Many students and some researchers are ignorant of the fact that any of the following practices are statistically invalid and could be considered to be ‘research-results manipulation’ (=cheating):
Repeating an experiment until the p-value becomes significant.
Reporting only a ‘typical’ (=nice-looking) replication of the experiment, and presenting statistics (tests of significance and/or parameter estimates such as means and standard errors) based only on this subset of the data.
Presenting a subset of the data chosen using a subjective criterion.
Not reporting that outliers have been removed from the data presented or used in analyses.
This video is from a talk by Prof. Ariel Novoplansky, who visited our campus some time ago. He gave this talk two years ago in Israel, and it is a good introduction to some of the current research questions that make plant physiological ecology a hot and exciting subject at the moment.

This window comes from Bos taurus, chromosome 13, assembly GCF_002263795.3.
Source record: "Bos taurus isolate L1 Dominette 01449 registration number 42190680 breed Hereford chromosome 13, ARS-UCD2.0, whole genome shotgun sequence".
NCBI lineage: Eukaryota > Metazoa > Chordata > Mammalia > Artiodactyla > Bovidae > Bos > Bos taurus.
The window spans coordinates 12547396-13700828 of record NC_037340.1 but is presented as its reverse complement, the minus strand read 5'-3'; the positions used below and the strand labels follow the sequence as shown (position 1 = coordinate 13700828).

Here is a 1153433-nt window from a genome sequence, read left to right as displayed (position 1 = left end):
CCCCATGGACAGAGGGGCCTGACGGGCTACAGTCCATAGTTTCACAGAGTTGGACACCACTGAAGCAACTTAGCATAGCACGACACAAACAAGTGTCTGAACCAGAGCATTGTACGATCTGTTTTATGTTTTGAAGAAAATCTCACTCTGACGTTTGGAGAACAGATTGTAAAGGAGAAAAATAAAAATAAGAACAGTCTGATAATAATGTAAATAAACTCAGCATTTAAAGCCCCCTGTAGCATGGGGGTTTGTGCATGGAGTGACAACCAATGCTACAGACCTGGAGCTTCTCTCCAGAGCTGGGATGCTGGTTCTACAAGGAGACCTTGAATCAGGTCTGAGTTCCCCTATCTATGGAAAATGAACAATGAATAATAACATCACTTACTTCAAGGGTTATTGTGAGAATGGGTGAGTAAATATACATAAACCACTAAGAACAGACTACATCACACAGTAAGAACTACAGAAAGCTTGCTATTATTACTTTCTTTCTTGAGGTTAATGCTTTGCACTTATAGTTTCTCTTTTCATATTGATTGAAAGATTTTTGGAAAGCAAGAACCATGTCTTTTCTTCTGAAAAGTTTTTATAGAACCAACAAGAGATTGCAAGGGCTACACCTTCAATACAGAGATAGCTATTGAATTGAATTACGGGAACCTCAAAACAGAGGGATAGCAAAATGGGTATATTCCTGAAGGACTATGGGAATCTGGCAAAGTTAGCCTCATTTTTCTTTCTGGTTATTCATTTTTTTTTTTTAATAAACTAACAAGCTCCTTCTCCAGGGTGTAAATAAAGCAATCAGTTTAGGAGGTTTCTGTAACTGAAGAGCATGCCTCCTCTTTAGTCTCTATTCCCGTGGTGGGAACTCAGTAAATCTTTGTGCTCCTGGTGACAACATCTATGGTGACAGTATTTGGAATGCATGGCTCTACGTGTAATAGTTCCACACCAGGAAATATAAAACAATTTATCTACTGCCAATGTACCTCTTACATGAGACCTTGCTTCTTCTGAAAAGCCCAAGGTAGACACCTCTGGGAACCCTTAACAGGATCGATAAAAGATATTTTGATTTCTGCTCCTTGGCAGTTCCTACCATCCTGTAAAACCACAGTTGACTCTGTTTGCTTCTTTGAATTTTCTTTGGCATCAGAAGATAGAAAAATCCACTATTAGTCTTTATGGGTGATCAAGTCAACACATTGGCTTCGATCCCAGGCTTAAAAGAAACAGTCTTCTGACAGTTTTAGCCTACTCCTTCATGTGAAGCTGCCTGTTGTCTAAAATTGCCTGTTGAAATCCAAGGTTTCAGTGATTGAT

I noticed this morning an unexpected behaviour of .spct objects when manipulated using data.table syntax… they become data.table objects! Until I solve this problem please do not use data.table syntax for manipulating .spct objects. I will upload a bugfix release of package photobiology, after I make sure that all functions defined in the package behave as expected. This will happen later today or tomorrow.
[edited @ 14:14, 22 July 2014] This time the bug was not in the code I had written, but rather in the data.table package. The code has recently been corrected in the development version of data.table (1.9.3), but this version is not yet available through CRAN… I will most likely upload a binary archive of data.table 1.9.3 to the r4photo repository later today, and a new version of package photobiology marked as requiring this or later versions of data.table.